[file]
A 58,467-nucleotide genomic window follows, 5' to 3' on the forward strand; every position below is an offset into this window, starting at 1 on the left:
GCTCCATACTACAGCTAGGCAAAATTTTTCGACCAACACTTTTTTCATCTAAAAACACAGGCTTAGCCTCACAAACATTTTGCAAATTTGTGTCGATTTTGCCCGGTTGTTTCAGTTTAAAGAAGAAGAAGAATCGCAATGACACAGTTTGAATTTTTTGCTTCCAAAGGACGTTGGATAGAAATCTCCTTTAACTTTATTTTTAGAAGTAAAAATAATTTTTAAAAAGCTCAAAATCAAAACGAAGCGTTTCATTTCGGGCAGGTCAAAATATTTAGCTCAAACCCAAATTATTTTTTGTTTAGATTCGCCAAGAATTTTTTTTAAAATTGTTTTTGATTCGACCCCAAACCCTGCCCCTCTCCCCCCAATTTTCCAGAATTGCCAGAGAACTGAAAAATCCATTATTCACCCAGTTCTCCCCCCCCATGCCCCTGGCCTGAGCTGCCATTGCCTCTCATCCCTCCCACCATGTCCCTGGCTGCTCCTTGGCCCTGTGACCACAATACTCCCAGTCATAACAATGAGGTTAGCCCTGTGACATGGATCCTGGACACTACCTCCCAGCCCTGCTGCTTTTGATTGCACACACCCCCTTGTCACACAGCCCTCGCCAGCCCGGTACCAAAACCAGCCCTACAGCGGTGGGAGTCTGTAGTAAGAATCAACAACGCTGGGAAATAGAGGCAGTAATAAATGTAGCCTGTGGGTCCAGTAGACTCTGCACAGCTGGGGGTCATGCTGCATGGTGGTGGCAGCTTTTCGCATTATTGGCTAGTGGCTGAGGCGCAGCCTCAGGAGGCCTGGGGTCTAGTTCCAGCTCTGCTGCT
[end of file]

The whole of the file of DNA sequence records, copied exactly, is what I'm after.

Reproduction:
A 58,467-nucleotide genomic window follows, 5' to 3' on the forward strand; every position below is an offset into this window, starting at 1 on the left:
GCTCCATACTACAGCTAGGCAAAATTTTTCGACCAACACTTTTTTCATCTAAAAACACAGGCTTAGCCTCACAAACATTTTGCAAATTTGTGTCGATTTTGCCCGGTTGTTTCAGTTTAAAGAAGAAGAAGAATCGCAATGACACAGTTTGAATTTTTTGCTTCCAAAGGACGTTGGATAGAAATCTCCTTTAACTTTATTTTTAGAAGTAAAAATAATTTTTAAAAAGCTCAAAATCAAAACGAAGCGTTTCATTTCGGGCAGGTCAAAATATTTAGCTCAAACCCAAATTATTTTTTGTTTAGATTCGCCAAGAATTTTTTTTAAAATTGTTTTTGATTCGACCCCAAACCCTGCCCCTCTCCCCCCAATTTTCCAGAATTGCCAGAGAACTGAAAAATCCATTATTCACCCAGTTCTCCCCCCCCATGCCCCTGGCCTGAGCTGCCATTGCCTCTCATCCCTCCCACCATGTCCCTGGCTGCTCCTTGGCCCTGTGACCACAATACTCCCAGTCATAACAATGAGGTTAGCCCTGTGACATGGATCCTGGACACTACCTCCCAGCCCTGCTGCTTTTGATTGCACACACCCCCTTGTCACACAGCCCTCGCCAGCCCGGTACCAAAACCAGCCCTACAGCGGTGGGAGTCTGTAGTAAGAATCAACAACGCTGGGAAATAGAGGCAGTAATAAATGTAGCCTGTGGGTCCAGTAGACTCTGCACAGCTGGGGGTCATGCTGCATGGTGGTGGCAGCTTTTCGCATTATTGGCTAGTGGCTGAGGCGCAGCCTCAGGAGGCCTGGGGTCTAGTTCCAGCTCTGCTGCT